Give Health Services to Pakistan Flood Victims

$274,282 $75,718
Raised Remaining
Oct 25, 2010

Small MIracles in Shikarpur, Sindh

 Field Report from Oct 16th, 2010 - Shikarpur District Hospital

Pediatric Ward Receives new Lease on Life

Seeing is Believing - please take a moment to view the attachment below which captures the before and after of our Shikarpur project. The focus of our efforts has been the Pediatric Ward that has been supported by SHINE Humanity and CDRS.  There is an obvious change in the ward and there is a general excitement among the senior hospital officials and staff because the changes have given them a lot of hope and pride in regards to the place they work in.   Since the improvements on the wards have been completed, there has been a notable change in the patients who come to the hospital for medical services  - they now include residents from local villages and Internally Displaced People(IDP) communities.  Today, for example 50 per cent of the beds were children from flood-affected areas and the other 50 per cent from children living in the city. Several months ago, this would not have been the case as the facility was not considered by local residents as a place to send their children. 


A “First Class” Facility

The new Pediatric Ward has successfully completed its transformation into a “first class” facility (quoted by senior physicians and health officials). In addition, the existing ward has undergone major physical upgrading, raising the quality of the hospital facilities.

We would like to note that Government officials have shown great satisfaction from the work of the local SHINE Humanity/CDRS team on the ground and are very supportive of the team that has been able to make this transformation happen in roughly two weeks. Several officials have made a tour of the ward a periodic event keen to show off the significant changes, including the Provincial Director General of Health having compared the facility to the standards of the Aga Khan Hospital in Karachi. 

The support to the organization at the moment is very strong and hospital are very keen for us to continue to work with them, to the extent that we are seen as stronger partners in comparison to other international NGOs present such as Save the Children. 

Troubling Disease Trends

On the medical front, when speaking with the doctors of the ward, it has been noted that there has been a change in the trend of diseases since the beginning of October, and many of the new cases coming in include malaria, acute respiratory infections, enteric fever, measles and meningitis.  Many of the diseases are directly related to personal hygiene and there have been some reported cases where a child will come in more than once for a hygiene-related disease.  The longer IDPs are staying in the camps, it is projected that more and more diseases will be related to personal hygiene and in the near future there will be a need to focus on some preventive/awareness program.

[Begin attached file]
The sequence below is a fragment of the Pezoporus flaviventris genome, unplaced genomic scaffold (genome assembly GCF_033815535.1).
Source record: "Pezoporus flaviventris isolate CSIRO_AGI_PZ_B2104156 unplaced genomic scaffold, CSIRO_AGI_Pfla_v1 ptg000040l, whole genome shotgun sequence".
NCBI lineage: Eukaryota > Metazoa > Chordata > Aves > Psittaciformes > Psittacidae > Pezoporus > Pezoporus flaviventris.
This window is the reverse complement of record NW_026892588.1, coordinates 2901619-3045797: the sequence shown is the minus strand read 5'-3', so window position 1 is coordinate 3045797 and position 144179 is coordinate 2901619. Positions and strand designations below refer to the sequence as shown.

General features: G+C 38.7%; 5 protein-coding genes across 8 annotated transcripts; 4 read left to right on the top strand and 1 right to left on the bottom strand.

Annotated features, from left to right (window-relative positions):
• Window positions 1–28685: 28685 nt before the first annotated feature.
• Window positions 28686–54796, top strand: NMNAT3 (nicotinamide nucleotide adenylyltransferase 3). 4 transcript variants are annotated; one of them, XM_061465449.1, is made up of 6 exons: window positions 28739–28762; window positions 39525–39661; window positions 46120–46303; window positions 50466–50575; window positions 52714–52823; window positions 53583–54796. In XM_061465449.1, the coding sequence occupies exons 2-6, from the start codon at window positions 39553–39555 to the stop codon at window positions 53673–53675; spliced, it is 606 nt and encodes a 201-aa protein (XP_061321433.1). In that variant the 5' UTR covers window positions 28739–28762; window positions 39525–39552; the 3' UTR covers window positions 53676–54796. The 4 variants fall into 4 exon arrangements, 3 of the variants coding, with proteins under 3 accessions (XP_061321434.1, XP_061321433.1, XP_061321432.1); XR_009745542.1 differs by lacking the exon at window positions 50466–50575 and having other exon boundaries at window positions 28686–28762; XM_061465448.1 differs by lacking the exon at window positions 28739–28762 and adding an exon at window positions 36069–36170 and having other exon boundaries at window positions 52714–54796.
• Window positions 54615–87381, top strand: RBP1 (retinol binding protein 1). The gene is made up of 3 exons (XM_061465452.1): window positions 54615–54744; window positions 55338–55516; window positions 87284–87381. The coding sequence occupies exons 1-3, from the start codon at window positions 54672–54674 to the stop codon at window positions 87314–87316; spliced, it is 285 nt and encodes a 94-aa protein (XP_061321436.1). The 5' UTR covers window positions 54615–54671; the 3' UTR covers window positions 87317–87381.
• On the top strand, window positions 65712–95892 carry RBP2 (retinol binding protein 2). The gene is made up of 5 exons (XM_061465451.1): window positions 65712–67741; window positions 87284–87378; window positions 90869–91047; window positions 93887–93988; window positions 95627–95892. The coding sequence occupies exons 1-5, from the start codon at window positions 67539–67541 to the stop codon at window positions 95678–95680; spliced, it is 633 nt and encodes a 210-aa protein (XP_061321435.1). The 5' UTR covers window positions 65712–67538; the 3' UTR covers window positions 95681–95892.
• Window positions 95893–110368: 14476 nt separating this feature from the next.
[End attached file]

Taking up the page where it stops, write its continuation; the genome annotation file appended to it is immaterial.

Gap in Maternal Healthcare

After our initial tour of the ward,  Umair (a CDRS staffer) and myself visited and met with different senior and district health/hospital officials to discuss gaps and areas where possible interventions are required at the District Hospital.  Unanimously, the gap identified by the officials is in response to mother, maternity health care.  We are still in the process of collecting some more information, but what we learned today is that there is one ward for women that cover’s everything from maternity, gynecology and other women’s health issues.  Due to the lack of space, all this women are lumped together in one space which can hold 50 women.  

Discussions with health officials have identified that the number of premature births at roughly between 10-20 per cent due to the current nutritional health of women.  It is estimated that from the 70,000 women in IDP camps, about 10 per cent are pregnant and can be subject to premature births due to their present conditions.  This brings us to the second gap, which is a growing need for a Neonatal Intensive Care Unit(NICU).  The location for this facility is in place and it is a matter of equipment.  

Taking this all into consideration, we think the immediate step will be that the two remaining rooms in the building where the new pediatric ward is are  upgraded and refurbished to hold a total 20 additional beds, which will allow for Pediatrics to be located in one building.  We spoke with DCO (District Coordinating Officer) who immediately spoke with the Civic Works Department to start the work.  This would also mean that the dispensary would move into the building as the current location we have is only temporary as its part of the NICU facility.

On a closing note we have begun to identify an interim strategy that would take SHINE Humanity and CDRS from this phase of the emergency to the next phase.  The strategy roughly would build on what work has already been done at the hospital but would focus on the return and basic health needs of villagers (children and mother) from the most heavily affected flood areas.”

Report prepared by Sherine Zaghow. Ms. Zaghow is a volunteer from Egypt serving with SHINE Humanity. As a development consultant, she is works in the designing and developing of programs, running emergency operations and the development and implementation of monitoring and evaluation systems. We would like to thank Ms. Zaghow for giving of her time to us. 


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Seema Hassan

Irvine, CA United States

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